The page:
A Tennessee company has licensed award-winning software from Oak Ridge National Laboratory that will help industries install wireless networks more cost-effectively in challenging environments such as mines, offshore drilling platforms, and factories, a press release said.
The company is called Networcsim, and it was founded by ORNL researchers Phani Teja Kuruganti and James Nutaro.
The two signed an agreement Friday to license the Radio Channel Simulator software, which won an R&D 100 Award this month.
“Advanced simulation technology—and the RCSim technology in particular—provides a watershed opportunity for industrial wireless networks to be used in a revolutionary new way,” Kuruganti said in the release.
The technology was developed by Kuruganti and Nutaro, and it is the first that can use the three-dimensional models of an industrial facility to simulate wireless networks, the release said. The simulator uses an algorithm that quickly calculates the time delay and power of every radio signal delivered to a particular site, allowing it to predict radio signal strength with greater accuracy than competing products throughout geometrically complex environments.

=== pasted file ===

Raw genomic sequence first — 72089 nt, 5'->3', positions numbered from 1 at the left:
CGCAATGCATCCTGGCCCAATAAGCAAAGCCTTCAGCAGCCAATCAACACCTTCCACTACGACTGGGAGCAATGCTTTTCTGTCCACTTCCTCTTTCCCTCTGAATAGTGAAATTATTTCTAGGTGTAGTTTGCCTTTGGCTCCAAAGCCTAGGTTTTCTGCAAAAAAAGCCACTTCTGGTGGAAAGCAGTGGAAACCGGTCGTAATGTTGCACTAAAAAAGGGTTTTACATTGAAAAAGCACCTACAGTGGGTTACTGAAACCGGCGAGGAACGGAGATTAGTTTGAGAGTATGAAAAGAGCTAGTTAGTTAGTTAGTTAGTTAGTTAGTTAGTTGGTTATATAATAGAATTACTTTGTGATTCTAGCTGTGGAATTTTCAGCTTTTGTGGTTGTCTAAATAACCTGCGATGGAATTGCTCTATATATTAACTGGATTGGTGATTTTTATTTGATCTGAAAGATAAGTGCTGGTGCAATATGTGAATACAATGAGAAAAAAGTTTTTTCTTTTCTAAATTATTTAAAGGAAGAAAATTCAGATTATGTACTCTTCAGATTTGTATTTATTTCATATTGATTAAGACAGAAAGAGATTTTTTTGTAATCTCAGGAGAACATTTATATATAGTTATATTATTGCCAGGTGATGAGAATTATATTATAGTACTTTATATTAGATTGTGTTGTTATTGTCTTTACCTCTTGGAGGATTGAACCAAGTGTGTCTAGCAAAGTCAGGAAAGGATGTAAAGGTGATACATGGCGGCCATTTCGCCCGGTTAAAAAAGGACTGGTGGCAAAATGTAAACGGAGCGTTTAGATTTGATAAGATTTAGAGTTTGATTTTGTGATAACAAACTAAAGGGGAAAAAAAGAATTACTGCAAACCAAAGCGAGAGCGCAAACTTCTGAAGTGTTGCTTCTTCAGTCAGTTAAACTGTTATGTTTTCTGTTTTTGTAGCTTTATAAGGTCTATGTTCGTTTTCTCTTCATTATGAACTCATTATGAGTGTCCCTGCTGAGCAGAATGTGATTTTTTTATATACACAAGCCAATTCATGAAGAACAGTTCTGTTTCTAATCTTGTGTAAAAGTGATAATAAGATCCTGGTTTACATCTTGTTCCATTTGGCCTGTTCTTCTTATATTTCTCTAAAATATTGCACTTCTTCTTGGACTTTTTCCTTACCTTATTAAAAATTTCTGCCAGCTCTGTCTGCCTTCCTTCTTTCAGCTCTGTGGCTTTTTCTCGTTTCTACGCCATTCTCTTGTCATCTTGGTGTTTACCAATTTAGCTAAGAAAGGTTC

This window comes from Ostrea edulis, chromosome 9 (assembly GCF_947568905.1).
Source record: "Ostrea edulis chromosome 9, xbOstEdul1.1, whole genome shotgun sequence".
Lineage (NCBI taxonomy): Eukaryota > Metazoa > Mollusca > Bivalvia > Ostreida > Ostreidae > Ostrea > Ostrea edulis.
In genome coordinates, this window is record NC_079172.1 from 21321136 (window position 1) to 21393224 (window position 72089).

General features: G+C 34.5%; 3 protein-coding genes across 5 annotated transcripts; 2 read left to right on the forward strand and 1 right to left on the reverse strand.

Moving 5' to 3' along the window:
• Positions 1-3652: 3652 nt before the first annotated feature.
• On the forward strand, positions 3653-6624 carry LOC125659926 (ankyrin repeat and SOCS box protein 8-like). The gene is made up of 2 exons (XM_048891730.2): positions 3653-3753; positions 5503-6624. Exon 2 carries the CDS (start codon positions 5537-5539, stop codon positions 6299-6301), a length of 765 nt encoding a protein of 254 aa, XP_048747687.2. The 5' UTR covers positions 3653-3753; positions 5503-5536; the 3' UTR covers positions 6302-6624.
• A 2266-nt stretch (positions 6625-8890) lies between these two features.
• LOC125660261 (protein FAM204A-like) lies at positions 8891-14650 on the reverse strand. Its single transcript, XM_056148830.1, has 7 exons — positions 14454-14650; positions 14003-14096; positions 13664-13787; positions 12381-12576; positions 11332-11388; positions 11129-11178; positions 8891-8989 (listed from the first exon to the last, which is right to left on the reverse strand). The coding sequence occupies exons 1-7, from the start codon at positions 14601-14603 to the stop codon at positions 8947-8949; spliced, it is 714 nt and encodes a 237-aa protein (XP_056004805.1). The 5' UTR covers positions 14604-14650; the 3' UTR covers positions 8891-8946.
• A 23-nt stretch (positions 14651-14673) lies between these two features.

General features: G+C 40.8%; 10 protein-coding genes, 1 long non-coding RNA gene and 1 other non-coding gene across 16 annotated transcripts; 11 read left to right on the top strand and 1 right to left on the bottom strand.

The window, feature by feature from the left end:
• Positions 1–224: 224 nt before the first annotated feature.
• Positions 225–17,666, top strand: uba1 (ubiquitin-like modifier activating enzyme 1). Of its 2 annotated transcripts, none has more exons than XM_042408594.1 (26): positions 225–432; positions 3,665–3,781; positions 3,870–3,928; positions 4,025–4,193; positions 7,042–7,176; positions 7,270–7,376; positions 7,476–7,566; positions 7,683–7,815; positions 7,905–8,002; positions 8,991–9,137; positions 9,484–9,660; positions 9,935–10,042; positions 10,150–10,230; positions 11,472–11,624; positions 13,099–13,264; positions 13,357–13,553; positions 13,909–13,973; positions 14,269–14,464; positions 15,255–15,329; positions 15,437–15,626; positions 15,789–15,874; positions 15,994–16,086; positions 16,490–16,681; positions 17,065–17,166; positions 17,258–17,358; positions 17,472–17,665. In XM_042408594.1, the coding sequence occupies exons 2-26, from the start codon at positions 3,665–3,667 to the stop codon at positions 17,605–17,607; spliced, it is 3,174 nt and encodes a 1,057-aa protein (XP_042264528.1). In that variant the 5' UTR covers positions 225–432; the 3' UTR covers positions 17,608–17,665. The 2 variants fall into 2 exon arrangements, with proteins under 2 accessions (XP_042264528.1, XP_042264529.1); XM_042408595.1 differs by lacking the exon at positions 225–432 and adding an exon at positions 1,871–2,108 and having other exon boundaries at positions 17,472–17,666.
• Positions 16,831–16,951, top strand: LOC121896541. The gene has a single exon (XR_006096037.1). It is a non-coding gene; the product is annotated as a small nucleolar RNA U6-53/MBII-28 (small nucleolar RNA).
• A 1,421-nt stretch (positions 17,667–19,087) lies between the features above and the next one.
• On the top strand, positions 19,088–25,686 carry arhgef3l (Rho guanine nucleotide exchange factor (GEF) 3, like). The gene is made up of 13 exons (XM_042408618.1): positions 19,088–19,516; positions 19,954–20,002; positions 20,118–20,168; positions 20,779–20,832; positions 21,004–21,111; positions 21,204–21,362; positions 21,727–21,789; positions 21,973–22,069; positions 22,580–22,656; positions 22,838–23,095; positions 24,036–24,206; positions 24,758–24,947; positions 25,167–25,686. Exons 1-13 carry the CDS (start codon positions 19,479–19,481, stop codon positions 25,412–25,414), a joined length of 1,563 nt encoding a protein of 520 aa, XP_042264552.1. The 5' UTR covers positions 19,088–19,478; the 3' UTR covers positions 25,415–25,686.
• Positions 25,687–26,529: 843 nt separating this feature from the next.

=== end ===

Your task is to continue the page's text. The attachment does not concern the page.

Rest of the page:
“Unlike other products, this simulator enables vendors of industrial wireless networks to identify coverage problems before deploying a network,” Nutaro said. “It can reduce the need for expensive wireless surveys, lower the quantity and cost of deployed hardware, and improve the accuracy of cost estimates quoted by vendors—reducing the installation and operational costs associated with wireless networks.”
In addition to simulating mobile receivers in urban networks, RCSim can be used for the simulation of tactical wireless networks used in urban police and combat operations, with potential benefit to emergency responders or the military, the release said.
“Networcsim has already completed its first commercial prototype and is negotiating for distribution rights to the software that will enable the cost-effective design of wireless networks for use in industrial environments,” it said.